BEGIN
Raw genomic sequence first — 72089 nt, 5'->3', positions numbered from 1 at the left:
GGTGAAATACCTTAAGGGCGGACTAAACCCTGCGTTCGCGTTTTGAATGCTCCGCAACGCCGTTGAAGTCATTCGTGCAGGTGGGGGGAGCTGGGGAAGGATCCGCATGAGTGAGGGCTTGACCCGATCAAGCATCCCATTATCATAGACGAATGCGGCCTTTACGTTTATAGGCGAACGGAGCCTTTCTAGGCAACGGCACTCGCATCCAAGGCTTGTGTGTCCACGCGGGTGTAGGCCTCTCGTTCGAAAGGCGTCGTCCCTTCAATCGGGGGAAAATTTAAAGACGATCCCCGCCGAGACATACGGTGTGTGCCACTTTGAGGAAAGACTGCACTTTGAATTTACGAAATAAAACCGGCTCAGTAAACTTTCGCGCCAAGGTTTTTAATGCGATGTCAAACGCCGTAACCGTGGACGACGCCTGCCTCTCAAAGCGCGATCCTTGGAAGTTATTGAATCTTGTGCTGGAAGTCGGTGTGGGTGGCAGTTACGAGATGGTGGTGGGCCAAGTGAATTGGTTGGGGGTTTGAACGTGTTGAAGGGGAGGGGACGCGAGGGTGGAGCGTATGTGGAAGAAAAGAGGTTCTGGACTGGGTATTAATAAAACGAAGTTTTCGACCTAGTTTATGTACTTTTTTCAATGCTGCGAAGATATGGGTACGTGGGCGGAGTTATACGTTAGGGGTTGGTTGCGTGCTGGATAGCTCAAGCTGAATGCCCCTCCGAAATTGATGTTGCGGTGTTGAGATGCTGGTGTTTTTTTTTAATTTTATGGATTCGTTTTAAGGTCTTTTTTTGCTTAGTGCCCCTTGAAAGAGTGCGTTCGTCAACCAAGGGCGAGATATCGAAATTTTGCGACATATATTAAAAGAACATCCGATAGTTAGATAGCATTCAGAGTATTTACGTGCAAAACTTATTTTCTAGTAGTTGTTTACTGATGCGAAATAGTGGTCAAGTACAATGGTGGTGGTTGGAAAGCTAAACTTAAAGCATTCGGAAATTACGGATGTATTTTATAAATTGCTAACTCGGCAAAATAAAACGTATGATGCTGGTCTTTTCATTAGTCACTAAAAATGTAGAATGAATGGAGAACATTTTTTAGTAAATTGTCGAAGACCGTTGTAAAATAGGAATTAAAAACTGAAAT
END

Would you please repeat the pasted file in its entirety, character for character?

Raw genomic sequence first — 72089 nt, 5'->3', positions numbered from 1 at the left:
GGTGAAATACCTTAAGGGCGGACTAAACCCTGCGTTCGCGTTTTGAATGCTCCGCAACGCCGTTGAAGTCATTCGTGCAGGTGGGGGGAGCTGGGGAAGGATCCGCATGAGTGAGGGCTTGACCCGATCAAGCATCCCATTATCATAGACGAATGCGGCCTTTACGTTTATAGGCGAACGGAGCCTTTCTAGGCAACGGCACTCGCATCCAAGGCTTGTGTGTCCACGCGGGTGTAGGCCTCTCGTTCGAAAGGCGTCGTCCCTTCAATCGGGGGAAAATTTAAAGACGATCCCCGCCGAGACATACGGTGTGTGCCACTTTGAGGAAAGACTGCACTTTGAATTTACGAAATAAAACCGGCTCAGTAAACTTTCGCGCCAAGGTTTTTAATGCGATGTCAAACGCCGTAACCGTGGACGACGCCTGCCTCTCAAAGCGCGATCCTTGGAAGTTATTGAATCTTGTGCTGGAAGTCGGTGTGGGTGGCAGTTACGAGATGGTGGTGGGCCAAGTGAATTGGTTGGGGGTTTGAACGTGTTGAAGGGGAGGGGACGCGAGGGTGGAGCGTATGTGGAAGAAAAGAGGTTCTGGACTGGGTATTAATAAAACGAAGTTTTCGACCTAGTTTATGTACTTTTTTCAATGCTGCGAAGATATGGGTACGTGGGCGGAGTTATACGTTAGGGGTTGGTTGCGTGCTGGATAGCTCAAGCTGAATGCCCCTCCGAAATTGATGTTGCGGTGTTGAGATGCTGGTGTTTTTTTTTAATTTTATGGATTCGTTTTAAGGTCTTTTTTTGCTTAGTGCCCCTTGAAAGAGTGCGTTCGTCAACCAAGGGCGAGATATCGAAATTTTGCGACATATATTAAAAGAACATCCGATAGTTAGATAGCATTCAGAGTATTTACGTGCAAAACTTATTTTCTAGTAGTTGTTTACTGATGCGAAATAGTGGTCAAGTACAATGGTGGTGGTTGGAAAGCTAAACTTAAAGCATTCGGAAATTACGGATGTATTTTATAAATTGCTAACTCGGCAAAATAAAACGTATGATGCTGGTCTTTTCATTAGTCACTAAAAATGTAGAATGAATGGAGAACATTTTTTAGTAAATTGTCGAAGACCGTTGTAAAATAGGAATTAAAAACTGAAAT